Banks exist to serve customers. Your financial products are designed to help your customers achieve their goals – saving money, earning interest, getting into a home of their own – while also compensating the bank. It should be a win-win.
If that’s the case, why are so many banks struggling to maintain membership numbers? It’s because members often aren’t all that loyal. They’re focused on their own financial health, and when a competitor can offer something at a lower rate or with a higher return, there’s a chance they will leave for greener pastures.
It’s natural. Although that doesn’t mean that it’s easy to deal with. Banks must find a way to combat this cyclical influx and outflow of customers.
You can search for new customers in a wide range of ways – traditional marketing in newspapers, magazines, and on the radio. Or you can go the digital route with social media and email marketing. The problem here is that your return is often lacking. Not to mention the fact that you’re attracting customers with the same issues as the previous ones – they’re likely to go elsewhere if they can find a better deal.
The solution? It could be creating a referral program, but you’ll need to learn how to overcome the most common hurdles banks face in this area. You might also be wondering why referrals, though?
Before we dive into how to overcome hurdles and create a successful referral program, let’s delve into the question of why you should focus on referrals in the first place. What makes this form of outreach a better choice than, say, email marketing or running a series of radio ads?
Here are some eye-opening statistics to help drive home why this is your bank’s best course of action:
Why the focus on word of mouth? What is a referral if not precisely that? When a current customer recommends your bank to a friend, family member, or coworker, that carries immense weight.
Of course, it’s not just about the value placed on the referral. It’s also the value of the person referred to your bank. Referred customers are more loyal than those who find your bank through other methods. They’re also worth more to you both immediately and over time.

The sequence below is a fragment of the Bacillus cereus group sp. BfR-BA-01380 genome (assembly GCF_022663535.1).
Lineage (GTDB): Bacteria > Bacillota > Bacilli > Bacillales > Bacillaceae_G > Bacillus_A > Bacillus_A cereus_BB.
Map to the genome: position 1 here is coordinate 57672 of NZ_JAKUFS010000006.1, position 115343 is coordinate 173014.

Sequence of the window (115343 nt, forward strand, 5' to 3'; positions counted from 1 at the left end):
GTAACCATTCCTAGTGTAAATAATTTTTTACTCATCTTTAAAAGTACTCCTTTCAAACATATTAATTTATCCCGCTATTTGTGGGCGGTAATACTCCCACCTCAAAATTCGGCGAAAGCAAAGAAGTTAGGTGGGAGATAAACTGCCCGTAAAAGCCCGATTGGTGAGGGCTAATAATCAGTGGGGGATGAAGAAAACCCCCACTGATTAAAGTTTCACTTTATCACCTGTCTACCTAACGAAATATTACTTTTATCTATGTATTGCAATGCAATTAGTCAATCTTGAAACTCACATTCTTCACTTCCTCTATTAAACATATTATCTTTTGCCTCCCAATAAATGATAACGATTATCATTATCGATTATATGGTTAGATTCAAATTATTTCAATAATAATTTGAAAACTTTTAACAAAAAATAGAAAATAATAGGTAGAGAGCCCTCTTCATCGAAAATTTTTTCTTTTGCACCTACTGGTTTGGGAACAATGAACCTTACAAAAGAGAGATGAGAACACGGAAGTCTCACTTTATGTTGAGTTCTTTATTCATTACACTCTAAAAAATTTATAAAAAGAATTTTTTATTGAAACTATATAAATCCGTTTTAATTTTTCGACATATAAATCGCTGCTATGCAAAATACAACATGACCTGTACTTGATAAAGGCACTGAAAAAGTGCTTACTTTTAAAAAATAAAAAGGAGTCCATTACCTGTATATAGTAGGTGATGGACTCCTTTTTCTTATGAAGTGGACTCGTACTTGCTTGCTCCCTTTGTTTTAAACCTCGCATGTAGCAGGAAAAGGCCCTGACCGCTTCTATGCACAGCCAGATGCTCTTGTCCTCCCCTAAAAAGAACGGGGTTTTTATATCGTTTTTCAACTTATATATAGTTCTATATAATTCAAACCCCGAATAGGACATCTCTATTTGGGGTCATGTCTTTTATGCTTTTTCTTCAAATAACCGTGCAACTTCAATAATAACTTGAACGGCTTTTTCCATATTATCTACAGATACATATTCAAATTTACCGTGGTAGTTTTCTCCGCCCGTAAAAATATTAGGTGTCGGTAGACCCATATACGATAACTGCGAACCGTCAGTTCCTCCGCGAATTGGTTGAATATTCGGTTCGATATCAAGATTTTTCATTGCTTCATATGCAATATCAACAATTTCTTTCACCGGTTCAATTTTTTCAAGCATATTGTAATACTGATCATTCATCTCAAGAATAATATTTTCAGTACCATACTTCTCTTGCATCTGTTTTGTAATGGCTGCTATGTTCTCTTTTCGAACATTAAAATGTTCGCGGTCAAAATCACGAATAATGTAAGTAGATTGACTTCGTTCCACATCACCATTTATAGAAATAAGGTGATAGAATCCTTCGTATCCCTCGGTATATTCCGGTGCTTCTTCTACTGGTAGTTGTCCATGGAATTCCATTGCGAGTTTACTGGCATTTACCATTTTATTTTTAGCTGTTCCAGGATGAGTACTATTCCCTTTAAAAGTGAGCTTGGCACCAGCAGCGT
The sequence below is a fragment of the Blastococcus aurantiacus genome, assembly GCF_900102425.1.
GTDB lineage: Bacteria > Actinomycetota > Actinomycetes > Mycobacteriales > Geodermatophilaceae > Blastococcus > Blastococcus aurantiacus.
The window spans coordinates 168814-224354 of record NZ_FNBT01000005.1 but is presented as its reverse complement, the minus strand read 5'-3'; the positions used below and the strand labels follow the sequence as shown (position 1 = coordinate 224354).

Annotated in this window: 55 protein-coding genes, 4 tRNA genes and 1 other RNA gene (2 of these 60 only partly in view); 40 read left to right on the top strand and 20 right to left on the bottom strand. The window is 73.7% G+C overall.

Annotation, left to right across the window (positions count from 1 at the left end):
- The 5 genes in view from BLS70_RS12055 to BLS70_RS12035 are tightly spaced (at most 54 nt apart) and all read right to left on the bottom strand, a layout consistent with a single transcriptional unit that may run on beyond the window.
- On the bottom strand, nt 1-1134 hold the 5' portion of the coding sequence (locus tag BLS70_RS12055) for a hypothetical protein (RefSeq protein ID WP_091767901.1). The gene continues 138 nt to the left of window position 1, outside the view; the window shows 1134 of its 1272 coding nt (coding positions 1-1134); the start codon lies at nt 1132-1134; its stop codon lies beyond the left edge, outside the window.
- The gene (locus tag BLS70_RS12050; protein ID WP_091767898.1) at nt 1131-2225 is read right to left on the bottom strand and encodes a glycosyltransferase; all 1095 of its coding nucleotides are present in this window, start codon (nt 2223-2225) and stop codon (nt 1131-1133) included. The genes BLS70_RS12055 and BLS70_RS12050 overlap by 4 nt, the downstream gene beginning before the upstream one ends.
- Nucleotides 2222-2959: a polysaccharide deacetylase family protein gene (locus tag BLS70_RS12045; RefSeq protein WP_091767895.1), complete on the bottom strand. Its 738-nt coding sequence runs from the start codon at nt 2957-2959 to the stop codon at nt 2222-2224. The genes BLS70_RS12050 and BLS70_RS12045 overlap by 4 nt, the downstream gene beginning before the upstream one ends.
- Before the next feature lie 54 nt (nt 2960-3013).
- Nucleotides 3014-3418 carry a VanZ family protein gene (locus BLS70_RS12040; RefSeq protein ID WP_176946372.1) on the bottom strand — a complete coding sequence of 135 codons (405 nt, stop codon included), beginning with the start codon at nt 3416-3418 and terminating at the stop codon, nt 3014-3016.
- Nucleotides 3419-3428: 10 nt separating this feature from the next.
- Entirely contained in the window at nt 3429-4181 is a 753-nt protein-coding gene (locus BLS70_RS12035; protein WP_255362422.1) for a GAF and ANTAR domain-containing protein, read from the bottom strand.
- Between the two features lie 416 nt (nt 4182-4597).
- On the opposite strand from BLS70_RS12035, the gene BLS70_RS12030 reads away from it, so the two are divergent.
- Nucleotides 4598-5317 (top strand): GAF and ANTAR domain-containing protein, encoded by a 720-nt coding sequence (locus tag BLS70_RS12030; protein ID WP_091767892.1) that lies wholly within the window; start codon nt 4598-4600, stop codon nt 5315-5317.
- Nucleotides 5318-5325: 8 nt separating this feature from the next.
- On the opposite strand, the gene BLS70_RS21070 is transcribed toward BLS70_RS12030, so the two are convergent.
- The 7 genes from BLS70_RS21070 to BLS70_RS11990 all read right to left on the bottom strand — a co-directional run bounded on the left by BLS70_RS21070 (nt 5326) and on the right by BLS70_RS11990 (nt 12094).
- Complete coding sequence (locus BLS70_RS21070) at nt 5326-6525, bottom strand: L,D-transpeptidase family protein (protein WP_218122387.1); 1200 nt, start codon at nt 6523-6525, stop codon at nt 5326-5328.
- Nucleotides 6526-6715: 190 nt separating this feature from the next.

So, how do you go about getting those referrals through the door (or in the email, on the website, or whatever other channel you prefer)? It all comes down to your referral program. Here’s where a lot of banks begin to encounter hurdles. Some of the most common include:
How do you get around these hurdles? We’ll explore that below.
With a better understanding of the challenges your bank faces when it comes to creating, implementing, and running a referral program, let’s tackle the solution to those issues.
We’ll begin our discussion with what is arguably the most important part of your referral program, or at least the most visible: the incentive. What are you offering to get your banking customers to refer their friends, family members, and others to the bank? It must be powerful, valuable, and something that isn’t already glutting the market (that means you can say goodbye to the toasters, coffeemakers, and other gimmicky-giveaway items).
What has that kind of staying power? Cash is a good option. However, don’t overlook other giveaways – skip the toaster and give your referring customers access to elite checking or a year’s worth of expert financial advice to help them grow their net worth with less risk. You could even consider reward points, rebates, credit card miles, and other choices here.